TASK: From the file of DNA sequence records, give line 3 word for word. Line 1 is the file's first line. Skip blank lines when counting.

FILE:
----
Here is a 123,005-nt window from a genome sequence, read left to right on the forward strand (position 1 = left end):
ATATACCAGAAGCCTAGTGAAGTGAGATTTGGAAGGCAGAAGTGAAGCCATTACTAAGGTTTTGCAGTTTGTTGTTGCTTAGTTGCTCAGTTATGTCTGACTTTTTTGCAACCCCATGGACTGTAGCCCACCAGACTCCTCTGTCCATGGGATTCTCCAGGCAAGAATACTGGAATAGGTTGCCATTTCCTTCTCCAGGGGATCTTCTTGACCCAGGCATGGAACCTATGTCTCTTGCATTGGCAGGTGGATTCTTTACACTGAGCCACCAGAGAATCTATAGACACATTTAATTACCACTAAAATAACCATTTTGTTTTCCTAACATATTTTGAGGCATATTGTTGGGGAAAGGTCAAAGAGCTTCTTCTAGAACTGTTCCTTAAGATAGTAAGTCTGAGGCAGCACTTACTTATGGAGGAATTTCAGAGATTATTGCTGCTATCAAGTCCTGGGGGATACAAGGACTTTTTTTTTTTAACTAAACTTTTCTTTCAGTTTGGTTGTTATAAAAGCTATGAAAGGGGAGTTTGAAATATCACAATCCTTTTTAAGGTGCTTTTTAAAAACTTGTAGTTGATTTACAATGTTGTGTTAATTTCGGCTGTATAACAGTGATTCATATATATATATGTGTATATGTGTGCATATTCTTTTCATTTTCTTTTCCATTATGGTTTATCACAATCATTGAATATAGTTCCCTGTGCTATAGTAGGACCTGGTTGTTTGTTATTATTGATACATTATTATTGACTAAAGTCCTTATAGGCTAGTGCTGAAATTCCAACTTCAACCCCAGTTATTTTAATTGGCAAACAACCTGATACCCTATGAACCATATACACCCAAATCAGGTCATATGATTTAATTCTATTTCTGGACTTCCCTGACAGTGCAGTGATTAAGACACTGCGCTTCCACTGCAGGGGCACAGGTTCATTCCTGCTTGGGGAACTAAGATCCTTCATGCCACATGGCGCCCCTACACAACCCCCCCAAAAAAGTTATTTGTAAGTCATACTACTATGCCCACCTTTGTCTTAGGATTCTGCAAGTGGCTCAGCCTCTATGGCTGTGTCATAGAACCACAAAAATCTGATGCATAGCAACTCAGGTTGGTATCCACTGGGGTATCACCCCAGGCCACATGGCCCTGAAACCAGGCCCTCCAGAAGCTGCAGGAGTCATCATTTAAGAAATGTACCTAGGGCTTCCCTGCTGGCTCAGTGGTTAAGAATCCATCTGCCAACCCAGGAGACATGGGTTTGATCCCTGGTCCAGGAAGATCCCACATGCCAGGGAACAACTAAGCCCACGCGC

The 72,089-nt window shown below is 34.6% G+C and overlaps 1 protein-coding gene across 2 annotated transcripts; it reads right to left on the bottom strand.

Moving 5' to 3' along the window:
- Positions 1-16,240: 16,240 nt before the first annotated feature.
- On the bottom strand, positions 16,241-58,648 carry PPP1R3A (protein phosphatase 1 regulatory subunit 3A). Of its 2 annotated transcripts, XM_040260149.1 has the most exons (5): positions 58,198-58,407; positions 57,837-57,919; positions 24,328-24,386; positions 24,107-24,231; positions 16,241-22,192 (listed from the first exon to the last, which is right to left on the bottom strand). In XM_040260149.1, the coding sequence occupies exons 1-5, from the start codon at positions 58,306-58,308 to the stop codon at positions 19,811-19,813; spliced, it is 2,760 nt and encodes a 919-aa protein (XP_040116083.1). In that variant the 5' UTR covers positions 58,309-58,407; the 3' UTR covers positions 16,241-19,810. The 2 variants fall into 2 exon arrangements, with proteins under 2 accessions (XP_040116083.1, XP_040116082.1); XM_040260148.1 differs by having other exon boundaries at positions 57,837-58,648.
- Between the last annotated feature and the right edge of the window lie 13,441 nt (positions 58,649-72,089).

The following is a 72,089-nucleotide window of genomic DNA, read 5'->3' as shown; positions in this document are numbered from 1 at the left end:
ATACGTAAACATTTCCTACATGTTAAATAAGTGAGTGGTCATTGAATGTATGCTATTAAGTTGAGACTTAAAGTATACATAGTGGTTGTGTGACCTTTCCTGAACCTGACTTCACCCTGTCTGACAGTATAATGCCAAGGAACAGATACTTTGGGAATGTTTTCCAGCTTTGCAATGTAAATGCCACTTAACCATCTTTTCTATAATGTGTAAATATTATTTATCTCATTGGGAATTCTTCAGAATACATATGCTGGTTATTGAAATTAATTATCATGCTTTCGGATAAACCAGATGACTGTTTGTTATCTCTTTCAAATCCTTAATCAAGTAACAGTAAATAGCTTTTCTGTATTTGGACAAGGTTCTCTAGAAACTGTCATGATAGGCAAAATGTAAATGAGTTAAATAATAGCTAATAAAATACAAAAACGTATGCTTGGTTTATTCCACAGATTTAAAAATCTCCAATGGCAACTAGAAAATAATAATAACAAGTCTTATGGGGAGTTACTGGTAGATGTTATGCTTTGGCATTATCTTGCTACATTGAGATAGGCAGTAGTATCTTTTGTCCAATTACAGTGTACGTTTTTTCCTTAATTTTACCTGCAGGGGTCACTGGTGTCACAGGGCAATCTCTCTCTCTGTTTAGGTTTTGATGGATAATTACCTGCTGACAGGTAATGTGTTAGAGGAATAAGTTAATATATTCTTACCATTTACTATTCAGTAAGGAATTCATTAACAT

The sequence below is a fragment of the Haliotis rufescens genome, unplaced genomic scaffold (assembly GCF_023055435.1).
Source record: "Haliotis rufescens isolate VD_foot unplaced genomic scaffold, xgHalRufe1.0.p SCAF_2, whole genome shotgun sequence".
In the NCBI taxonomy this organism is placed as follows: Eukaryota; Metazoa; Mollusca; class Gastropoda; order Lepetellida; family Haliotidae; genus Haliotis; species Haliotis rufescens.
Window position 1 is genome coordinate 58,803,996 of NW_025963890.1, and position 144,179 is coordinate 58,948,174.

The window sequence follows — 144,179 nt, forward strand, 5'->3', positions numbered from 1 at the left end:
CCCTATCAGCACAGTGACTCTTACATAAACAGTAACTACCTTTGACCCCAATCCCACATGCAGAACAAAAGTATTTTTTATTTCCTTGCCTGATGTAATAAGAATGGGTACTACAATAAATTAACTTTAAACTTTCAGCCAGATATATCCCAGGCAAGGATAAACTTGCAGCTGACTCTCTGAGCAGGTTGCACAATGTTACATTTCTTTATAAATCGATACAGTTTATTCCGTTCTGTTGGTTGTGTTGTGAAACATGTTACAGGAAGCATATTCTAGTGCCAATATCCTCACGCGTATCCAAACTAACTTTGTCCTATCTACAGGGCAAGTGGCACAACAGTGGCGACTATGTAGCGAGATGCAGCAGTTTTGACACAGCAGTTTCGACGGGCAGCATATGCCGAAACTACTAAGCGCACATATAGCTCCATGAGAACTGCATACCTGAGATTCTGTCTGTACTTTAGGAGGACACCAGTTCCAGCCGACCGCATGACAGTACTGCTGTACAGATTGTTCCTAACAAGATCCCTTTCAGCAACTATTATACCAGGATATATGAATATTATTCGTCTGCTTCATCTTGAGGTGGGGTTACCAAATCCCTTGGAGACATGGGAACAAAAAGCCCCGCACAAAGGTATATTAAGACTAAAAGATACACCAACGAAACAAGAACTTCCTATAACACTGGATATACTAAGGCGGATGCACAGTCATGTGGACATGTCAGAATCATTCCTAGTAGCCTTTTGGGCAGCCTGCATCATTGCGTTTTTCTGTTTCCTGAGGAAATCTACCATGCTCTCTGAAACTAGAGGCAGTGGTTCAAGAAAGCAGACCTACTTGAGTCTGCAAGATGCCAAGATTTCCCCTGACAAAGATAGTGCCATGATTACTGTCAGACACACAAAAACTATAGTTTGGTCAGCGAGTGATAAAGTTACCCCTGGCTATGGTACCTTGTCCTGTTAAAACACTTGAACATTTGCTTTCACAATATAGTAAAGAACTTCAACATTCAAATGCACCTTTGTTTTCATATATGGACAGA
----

The 72,089-nt window shown below is 34.6% G+C and overlaps 1 protein-coding gene across 2 annotated transcripts; it reads right to left on the bottom strand.